“Bryan Ferry takes one end of the stage,” said Steve Peacock in Sounds, “dark colours, wide shoulders, and traditional rock and roller’s mannerisms – facing outwards over his keyboards and occasionally dancing out into the centre of the stage. The other side belongs to Eno and his table of devices – he looks brighter, with streaked blond hair, wide braces, a hunched stance, and a rather seedier image. The band are between them both in position and appearance.’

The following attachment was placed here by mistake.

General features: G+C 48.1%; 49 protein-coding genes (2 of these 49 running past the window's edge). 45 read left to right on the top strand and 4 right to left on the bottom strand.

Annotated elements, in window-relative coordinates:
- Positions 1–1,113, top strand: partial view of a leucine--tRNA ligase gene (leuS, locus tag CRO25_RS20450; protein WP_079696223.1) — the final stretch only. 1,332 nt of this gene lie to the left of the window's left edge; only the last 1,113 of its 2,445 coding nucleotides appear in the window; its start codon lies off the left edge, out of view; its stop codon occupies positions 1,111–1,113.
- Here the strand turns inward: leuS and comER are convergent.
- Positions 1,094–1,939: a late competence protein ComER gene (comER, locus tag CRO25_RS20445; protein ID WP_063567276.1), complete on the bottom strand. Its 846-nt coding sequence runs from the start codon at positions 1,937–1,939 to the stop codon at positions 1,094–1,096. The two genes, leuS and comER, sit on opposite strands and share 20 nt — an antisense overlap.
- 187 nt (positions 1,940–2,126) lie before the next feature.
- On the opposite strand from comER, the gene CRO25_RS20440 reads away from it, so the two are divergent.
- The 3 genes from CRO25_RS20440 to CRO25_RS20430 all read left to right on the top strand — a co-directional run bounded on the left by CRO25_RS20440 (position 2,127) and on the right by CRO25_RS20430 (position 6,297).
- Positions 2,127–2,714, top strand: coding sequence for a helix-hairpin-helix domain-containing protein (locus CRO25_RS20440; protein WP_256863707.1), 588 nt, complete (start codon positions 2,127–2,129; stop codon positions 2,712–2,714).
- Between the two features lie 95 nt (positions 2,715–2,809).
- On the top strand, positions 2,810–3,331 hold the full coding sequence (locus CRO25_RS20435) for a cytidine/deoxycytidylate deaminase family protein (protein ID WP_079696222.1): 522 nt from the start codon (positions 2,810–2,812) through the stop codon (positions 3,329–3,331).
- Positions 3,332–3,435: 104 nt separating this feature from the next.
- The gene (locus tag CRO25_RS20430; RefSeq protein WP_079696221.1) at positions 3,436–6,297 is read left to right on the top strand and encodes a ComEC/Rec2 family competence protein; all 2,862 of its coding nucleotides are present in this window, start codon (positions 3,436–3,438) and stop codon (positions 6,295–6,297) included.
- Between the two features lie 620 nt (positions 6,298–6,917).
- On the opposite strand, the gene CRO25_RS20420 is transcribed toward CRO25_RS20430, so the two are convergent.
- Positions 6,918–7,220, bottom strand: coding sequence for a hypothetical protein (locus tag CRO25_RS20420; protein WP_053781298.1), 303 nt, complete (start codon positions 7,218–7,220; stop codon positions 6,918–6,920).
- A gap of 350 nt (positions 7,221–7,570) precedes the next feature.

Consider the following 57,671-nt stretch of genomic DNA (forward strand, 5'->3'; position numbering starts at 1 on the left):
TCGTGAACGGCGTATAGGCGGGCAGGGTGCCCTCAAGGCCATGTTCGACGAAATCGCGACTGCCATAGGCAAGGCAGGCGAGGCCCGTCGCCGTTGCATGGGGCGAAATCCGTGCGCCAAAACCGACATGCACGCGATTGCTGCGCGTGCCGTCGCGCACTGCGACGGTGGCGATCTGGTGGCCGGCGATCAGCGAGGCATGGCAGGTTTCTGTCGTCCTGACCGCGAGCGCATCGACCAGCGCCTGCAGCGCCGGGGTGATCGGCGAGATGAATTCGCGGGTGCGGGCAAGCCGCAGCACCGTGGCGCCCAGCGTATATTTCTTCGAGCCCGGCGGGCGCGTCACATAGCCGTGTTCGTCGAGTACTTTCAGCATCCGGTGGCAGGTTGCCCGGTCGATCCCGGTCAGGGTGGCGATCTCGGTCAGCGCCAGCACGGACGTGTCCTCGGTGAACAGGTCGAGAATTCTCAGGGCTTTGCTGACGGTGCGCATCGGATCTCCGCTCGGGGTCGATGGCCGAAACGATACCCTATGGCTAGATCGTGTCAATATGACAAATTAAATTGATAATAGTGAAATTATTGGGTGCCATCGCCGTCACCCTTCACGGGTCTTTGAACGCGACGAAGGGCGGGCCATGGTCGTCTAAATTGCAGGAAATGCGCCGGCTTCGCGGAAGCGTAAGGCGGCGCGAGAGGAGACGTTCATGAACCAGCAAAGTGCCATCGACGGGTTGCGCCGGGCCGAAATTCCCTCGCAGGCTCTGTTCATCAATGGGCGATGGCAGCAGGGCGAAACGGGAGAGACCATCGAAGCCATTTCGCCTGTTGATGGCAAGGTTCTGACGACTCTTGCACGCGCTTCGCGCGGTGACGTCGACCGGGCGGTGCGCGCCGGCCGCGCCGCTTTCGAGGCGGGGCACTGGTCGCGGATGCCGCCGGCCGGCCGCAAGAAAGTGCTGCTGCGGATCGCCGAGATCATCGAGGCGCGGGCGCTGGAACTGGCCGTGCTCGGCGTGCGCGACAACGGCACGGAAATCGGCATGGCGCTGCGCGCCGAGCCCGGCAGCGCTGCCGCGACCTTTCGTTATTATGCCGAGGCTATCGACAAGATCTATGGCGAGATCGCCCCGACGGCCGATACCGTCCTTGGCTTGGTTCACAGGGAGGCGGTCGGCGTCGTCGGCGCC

Eno presented a new type of musician to the world, one who “replaces judgement with skill”; or in other words, one who uses intuition rather than being able to play in the conventional sense. Eno wanted to pursue the sonic jams of ‘The Bogus Man’, the opaque, elongated strangeness of the title track; and even the bad harmonica of ‘Grey Lagoons’, and he considered the formed, functional, figurative songwriting of side one as too safe. Eno, sitting with the experienced producer Chris Thomas, began to discover the studio as a place where you could experiment and create and slip down musical avenues that had never been explored before, a place where the musician as a means of production was becoming less integral to the process. The technology was opening up, meaning things could be achieved that were impossible only a few years ago. At this juncture, a schism would be the best news for all concerned, a textbook case of creative differences getting in the way. David Shepherd in On Some Faraway Beach: The Life and Times of Brian Eno wrote: “Eno was genuinely concerned that Roxy’s art-rock credentials – the sine qua non of his involvement with the band in the first place – were being compromised by Ferry’s increasing partiality for Tin Pan Alley classicism. Eno shivered at murmurings from EG about Ferry recording a solo album of standards and show tunes”. The vainglorious Eno, rather like Satan in heaven, was cast out and forced to walk the earth producing U2 and Coldplay for obscene amounts of money for the rest of eternity.